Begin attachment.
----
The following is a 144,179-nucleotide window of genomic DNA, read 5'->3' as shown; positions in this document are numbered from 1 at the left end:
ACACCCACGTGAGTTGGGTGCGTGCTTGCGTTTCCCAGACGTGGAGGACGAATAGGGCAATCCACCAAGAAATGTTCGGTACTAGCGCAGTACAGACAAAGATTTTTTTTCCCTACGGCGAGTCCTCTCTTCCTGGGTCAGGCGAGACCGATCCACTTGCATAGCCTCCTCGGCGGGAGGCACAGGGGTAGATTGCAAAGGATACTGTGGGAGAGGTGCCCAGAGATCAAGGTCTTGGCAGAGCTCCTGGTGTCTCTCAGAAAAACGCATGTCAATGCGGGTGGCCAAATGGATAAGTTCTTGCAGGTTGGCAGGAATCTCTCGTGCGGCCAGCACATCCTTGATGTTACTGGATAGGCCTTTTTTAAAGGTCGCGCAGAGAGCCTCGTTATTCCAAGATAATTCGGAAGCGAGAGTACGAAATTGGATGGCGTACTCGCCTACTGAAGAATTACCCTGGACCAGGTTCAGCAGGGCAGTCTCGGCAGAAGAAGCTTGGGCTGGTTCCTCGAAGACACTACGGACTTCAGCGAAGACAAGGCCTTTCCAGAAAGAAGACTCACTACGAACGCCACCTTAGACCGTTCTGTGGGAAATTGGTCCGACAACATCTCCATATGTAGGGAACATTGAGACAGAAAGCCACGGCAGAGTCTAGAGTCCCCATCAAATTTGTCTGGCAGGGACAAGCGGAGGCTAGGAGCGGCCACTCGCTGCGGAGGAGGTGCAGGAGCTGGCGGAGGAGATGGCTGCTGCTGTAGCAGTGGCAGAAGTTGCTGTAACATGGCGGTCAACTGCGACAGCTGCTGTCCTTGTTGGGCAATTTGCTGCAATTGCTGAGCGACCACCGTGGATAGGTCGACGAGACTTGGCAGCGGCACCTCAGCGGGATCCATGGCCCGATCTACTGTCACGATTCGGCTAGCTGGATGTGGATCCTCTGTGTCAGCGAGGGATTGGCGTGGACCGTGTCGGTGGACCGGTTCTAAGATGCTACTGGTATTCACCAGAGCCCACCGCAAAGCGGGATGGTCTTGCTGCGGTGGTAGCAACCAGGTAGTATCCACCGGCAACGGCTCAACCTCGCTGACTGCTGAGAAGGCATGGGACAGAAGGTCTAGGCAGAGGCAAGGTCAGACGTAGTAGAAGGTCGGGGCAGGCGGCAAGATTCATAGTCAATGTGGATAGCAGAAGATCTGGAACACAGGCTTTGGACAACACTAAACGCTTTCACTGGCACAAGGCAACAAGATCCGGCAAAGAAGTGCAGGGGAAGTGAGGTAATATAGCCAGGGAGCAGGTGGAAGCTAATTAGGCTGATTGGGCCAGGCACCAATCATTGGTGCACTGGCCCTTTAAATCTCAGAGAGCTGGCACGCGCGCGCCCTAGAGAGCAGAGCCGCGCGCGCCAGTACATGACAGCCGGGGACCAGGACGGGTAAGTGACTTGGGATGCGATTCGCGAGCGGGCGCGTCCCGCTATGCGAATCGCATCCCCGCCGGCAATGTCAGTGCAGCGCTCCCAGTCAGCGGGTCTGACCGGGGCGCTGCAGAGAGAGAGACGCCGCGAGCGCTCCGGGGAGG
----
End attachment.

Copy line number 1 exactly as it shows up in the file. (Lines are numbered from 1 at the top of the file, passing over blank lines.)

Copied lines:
The following is a 144,179-nucleotide window of genomic DNA, read 5'->3' as shown; positions in this document are numbered from 1 at the left end: